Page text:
Wpg Free Press: Online Winnipeg atlas charts food deserts, ‘city-wide’ insecurity
As the Winnipeg Free Press reports:
Amid relatively wealthy areas in Fort Rouge-East Fort Garry, a swath of bright red signals the existence of a sizable food desert.
Despite a nearby community garden and some fairly wealthy households, the neighbourhood is among many in Winnipeg that has issues with food insecurity, according to a new food atlas launched Tuesday.
The atlas reflects Harvey Heather’s experience in the neighbourhood. Heather is the volunteer co-ordinator at Oak Table, a non-profit organization that provides healthy food to people in need out of River Avenue’s Augustine United Church.
“It’s safe to say that there are people all over the city that are dealing with this, even people who do have jobs and maybe having homes, are still struggling to make ends meet and have to look elsewhere — whether it’s Winnipeg Harvest or whether it’s some of the other food banks or lunch programs, like we have,” he said.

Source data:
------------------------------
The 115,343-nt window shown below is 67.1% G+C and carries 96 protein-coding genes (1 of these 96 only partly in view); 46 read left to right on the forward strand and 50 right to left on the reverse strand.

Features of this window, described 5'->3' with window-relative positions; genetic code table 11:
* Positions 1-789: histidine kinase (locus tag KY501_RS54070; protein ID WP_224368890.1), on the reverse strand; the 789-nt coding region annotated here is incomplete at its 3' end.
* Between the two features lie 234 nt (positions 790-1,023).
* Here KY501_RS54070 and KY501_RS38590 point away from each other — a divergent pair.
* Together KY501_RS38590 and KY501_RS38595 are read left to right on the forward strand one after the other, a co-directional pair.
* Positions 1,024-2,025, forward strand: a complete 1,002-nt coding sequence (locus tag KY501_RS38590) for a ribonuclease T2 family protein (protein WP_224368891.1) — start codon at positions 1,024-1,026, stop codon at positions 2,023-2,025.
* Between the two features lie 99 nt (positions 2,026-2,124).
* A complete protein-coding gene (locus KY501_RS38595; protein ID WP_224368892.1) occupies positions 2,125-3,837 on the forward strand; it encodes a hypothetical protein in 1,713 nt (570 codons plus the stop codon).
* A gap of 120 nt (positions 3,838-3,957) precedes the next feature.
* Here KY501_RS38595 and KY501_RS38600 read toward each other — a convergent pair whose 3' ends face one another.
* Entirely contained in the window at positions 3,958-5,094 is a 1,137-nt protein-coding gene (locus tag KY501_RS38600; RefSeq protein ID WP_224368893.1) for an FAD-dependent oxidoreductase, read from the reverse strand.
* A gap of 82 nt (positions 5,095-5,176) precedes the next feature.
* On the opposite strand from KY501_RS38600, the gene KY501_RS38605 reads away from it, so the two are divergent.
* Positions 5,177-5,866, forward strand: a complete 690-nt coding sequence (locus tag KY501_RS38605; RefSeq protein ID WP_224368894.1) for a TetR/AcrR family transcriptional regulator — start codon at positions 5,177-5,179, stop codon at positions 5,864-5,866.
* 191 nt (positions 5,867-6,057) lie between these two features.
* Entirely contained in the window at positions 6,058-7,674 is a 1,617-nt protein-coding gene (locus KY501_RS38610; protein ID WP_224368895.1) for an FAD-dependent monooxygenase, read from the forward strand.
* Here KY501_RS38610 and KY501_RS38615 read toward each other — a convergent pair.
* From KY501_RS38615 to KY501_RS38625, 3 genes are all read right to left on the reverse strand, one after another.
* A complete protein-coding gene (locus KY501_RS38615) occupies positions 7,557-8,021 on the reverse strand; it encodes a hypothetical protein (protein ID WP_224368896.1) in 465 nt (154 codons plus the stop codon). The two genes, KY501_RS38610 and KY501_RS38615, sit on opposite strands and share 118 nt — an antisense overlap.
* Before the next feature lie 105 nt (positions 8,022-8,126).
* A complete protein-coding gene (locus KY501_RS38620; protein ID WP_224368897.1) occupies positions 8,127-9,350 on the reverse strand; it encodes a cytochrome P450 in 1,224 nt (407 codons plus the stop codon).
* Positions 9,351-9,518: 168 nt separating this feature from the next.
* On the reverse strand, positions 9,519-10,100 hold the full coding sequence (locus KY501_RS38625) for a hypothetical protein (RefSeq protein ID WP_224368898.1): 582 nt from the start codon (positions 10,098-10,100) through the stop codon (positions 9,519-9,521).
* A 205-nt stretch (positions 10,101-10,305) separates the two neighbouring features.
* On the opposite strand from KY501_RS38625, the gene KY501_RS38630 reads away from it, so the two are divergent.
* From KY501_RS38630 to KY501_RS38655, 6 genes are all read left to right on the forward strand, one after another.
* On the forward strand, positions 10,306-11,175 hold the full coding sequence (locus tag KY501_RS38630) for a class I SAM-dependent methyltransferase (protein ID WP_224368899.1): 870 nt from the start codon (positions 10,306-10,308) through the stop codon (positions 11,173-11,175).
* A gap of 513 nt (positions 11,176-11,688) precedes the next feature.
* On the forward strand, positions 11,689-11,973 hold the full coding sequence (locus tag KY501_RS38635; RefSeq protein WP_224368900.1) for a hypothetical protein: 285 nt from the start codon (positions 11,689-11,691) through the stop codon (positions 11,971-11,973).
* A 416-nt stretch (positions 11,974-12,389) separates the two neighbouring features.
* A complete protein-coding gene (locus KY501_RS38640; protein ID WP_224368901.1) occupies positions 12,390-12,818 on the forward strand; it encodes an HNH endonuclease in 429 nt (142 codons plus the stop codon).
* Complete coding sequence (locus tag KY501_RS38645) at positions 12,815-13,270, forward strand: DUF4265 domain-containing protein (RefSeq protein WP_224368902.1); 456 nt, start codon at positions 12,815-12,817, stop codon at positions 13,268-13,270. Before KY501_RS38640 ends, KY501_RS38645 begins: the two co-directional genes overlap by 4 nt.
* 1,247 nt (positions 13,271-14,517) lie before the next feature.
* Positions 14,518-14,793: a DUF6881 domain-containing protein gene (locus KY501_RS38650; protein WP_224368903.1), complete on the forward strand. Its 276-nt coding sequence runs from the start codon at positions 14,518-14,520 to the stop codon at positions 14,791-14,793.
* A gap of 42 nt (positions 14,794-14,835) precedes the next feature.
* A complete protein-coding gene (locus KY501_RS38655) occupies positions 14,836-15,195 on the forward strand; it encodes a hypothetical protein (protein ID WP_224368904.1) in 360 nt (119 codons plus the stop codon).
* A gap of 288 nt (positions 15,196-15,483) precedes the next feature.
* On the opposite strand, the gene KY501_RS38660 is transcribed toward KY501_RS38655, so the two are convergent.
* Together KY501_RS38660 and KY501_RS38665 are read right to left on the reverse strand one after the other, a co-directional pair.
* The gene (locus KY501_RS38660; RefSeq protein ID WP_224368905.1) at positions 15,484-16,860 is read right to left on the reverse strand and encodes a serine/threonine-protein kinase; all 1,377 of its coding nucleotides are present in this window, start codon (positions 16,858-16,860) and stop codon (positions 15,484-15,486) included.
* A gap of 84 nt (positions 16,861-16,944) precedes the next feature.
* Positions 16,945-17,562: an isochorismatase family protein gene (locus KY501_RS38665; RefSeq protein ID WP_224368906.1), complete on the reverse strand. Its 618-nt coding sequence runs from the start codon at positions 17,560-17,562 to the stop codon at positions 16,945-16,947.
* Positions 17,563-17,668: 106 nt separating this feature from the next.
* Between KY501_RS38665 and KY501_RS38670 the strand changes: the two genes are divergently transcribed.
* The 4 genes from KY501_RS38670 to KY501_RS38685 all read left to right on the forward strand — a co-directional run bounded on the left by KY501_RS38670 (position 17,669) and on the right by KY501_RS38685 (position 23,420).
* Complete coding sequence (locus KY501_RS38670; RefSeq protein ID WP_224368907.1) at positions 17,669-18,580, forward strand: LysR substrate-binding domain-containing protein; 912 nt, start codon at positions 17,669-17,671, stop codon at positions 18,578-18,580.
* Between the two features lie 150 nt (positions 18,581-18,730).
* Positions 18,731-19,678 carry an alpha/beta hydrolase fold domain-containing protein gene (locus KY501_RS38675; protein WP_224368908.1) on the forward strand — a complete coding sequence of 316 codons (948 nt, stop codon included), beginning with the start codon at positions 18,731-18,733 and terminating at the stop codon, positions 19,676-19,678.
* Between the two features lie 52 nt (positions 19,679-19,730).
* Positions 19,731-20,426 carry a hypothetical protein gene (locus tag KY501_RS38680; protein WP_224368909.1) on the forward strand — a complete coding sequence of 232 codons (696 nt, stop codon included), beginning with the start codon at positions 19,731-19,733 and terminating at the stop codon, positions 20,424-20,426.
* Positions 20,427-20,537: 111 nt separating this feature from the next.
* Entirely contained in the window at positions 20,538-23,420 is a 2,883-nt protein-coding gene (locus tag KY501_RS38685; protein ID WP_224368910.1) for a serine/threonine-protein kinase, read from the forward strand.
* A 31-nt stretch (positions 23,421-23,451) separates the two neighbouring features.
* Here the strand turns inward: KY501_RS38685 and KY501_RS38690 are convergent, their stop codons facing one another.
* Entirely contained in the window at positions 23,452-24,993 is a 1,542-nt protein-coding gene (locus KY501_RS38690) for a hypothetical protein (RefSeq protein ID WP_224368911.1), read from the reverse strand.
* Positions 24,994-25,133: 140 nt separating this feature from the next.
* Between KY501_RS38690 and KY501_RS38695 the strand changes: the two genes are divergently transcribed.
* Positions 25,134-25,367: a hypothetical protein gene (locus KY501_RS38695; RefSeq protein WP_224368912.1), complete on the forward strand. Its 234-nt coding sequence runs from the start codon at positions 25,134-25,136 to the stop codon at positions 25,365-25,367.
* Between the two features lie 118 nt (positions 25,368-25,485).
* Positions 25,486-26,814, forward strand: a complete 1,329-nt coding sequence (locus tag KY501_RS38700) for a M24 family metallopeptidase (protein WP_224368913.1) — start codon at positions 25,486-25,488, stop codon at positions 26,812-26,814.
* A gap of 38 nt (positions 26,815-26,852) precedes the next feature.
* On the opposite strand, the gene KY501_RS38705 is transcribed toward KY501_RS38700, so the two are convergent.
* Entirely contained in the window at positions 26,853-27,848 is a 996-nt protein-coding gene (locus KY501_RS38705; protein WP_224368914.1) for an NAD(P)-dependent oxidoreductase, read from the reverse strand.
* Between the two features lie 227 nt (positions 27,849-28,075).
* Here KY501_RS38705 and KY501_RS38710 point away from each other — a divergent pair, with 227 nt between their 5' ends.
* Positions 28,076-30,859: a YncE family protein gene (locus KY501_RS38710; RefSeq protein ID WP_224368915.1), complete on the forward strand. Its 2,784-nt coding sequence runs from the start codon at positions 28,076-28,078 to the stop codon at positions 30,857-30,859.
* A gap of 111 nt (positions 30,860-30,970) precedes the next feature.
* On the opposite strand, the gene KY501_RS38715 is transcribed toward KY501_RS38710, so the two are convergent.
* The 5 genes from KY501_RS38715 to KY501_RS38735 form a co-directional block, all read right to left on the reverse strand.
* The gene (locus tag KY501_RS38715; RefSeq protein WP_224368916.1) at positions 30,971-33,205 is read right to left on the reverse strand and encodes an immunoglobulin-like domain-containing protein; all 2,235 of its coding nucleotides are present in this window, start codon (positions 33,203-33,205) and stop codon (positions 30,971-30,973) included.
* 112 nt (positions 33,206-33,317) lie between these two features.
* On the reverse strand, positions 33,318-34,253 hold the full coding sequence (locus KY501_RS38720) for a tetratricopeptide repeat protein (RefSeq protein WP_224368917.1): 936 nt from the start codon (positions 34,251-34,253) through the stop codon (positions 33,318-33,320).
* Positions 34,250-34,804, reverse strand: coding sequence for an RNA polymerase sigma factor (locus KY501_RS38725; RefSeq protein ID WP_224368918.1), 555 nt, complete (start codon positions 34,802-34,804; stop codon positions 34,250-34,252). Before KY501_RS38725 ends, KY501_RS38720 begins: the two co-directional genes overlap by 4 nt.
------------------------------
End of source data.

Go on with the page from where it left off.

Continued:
“I would say it’s city-wide, from what we see.”
The atlas, an interactive illustration of geographical overlap between low-income households, distance to a grocery store, and diabetes cases — among a multitude of other mapped-out data — is the result of two years’ work by University of Manitoba Prof. Joyce Slater, who teamed up with local organizations to create Winnipeg’s first food atlas.
Slater worked with the Social Planning Council of Winnipeg, Winnipeg Food Council, Food Matters Manitoba, Winnipeg Harvest and her employer, the University of Manitoba’s department of food and human nutritional sciences to launch the interactive map, which became publicly available online Tuesday afternoon.
Food insecurity in Winnipeg, and health problems associated with it, have spread far beyond the city’s poorest neighbourhoods, the map shows.
Read the full Free Press story here.